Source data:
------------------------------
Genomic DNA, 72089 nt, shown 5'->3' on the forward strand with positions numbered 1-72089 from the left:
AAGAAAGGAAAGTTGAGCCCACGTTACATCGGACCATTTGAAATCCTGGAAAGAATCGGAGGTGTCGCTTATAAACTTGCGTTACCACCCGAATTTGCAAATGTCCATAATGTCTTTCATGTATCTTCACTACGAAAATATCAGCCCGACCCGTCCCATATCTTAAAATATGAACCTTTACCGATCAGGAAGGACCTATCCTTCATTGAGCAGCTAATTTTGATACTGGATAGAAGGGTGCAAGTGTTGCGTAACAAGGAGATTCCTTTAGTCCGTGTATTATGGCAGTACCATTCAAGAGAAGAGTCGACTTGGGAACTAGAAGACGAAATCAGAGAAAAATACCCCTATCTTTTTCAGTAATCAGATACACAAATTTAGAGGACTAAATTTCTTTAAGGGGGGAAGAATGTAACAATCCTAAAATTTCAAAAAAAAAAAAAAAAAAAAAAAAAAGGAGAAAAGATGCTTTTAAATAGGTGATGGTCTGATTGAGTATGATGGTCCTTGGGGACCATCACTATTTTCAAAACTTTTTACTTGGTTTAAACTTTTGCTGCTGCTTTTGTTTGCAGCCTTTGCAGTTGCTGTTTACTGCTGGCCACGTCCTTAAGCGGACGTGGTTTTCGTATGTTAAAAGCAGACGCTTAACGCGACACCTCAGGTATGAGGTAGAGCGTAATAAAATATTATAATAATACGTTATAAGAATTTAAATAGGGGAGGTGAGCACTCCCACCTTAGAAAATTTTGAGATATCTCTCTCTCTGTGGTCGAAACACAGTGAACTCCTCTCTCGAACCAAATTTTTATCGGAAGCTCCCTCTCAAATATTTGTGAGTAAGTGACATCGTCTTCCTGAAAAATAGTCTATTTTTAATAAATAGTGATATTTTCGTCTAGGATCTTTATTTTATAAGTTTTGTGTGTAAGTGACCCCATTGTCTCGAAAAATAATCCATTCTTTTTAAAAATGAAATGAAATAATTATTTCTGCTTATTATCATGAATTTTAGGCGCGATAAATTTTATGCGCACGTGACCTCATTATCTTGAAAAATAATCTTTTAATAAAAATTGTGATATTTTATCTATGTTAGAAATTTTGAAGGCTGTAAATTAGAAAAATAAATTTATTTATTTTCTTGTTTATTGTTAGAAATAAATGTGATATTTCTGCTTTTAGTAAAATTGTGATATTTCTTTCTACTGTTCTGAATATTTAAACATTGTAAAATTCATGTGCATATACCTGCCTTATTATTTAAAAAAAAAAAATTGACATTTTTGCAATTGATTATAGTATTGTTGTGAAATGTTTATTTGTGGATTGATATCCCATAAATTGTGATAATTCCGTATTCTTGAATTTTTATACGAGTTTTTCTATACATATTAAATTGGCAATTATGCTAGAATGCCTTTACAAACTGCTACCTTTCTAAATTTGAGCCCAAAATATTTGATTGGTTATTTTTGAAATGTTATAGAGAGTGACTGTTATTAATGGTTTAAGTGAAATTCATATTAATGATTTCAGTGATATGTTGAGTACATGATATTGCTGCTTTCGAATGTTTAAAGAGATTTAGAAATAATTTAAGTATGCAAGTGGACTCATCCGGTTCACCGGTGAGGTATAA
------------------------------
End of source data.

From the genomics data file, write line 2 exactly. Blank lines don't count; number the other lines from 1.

AAGAAAGGAAAGTTGAGCCCACGTTACATCGGACCATTTGAAATCCTGGAAAGAATCGGAGGTGTCGCTTATAAACTTGCGTTACCACCCGAATTTGCAAATGTCCATAATGTCTTTCATGTATCTTCACTACGAAAATATCAGCCCGACCCGTCCCATATCTTAAAATATGAACCTTTACCGATCAGGAAGGACCTATCCTTCATTGAGCAGCTAATTTTGATACTGGATAGAAGGGTGCAAGTGTTGCGTAACAAGGAGATTCCTTTAGTCCGTGTATTATGGCAGTACCATTCAAGAGAAGAGTCGACTTGGGAACTAGAAGACGAAATCAGAGAAAAATACCCCTATCTTTTTCAGTAATCAGATACACAAATTTAGAGGACTAAATTTCTTTAAGGGGGGAAGAATGTAACAATCCTAAAATTTCAAAAAAAAAAAAAAAAAAAAAAAAAAGGAGAAAAGATGCTTTTAAATAGGTGATGGTCTGATTGAGTATGATGGTCCTTGGGGACCATCACTATTTTCAAAACTTTTTACTTGGTTTAAACTTTTGCTGCTGCTTTTGTTTGCAGCCTTTGCAGTTGCTGTTTACTGCTGGCCACGTCCTTAAGCGGACGTGGTTTTCGTATGTTAAAAGCAGACGCTTAACGCGACACCTCAGGTATGAGGTAGAGCGTAATAAAATATTATAATAATACGTTATAAGAATTTAAATAGGGGAGGTGAGCACTCCCACCTTAGAAAATTTTGAGATATCTCTCTCTCTGTGGTCGAAACACAGTGAACTCCTCTCTCGAACCAAATTTTTATCGGAAGCTCCCTCTCAAATATTTGTGAGTAAGTGACATCGTCTTCCTGAAAAATAGTCTATTTTTAATAAATAGTGATATTTTCGTCTAGGATCTTTATTTTATAAGTTTTGTGTGTAAGTGACCCCATTGTCTCGAAAAATAATCCATTCTTTTTAAAAATGAAATGAAATAATTATTTCTGCTTATTATCATGAATTTTAGGCGCGATAAATTTTATGCGCACGTGACCTCATTATCTTGAAAAATAATCTTTTAATAAAAATTGTGATATTTTATCTATGTTAGAAATTTTGAAGGCTGTAAATTAGAAAAATAAATTTATTTATTTTCTTGTTTATTGTTAGAAATAAATGTGATATTTCTGCTTTTAGTAAAATTGTGATATTTCTTTCTACTGTTCTGAATATTTAAACATTGTAAAATTCATGTGCATATACCTGCCTTATTATTTAAAAAAAAAAAATTGACATTTTTGCAATTGATTATAGTATTGTTGTGAAATGTTTATTTGTGGATTGATATCCCATAAATTGTGATAATTCCGTATTCTTGAATTTTTATACGAGTTTTTCTATACATATTAAATTGGCAATTATGCTAGAATGCCTTTACAAACTGCTACCTTTCTAAATTTGAGCCCAAAATATTTGATTGGTTATTTTTGAAATGTTATAGAGAGTGACTGTTATTAATGGTTTAAGTGAAATTCATATTAATGATTTCAGTGATATGTTGAGTACATGATATTGCTGCTTTCGAATGTTTAAAGAGATTTAGAAATAATTTAAGTATGCAAGTGGACTCATCCGGTTCACCGGTGAGGTATAA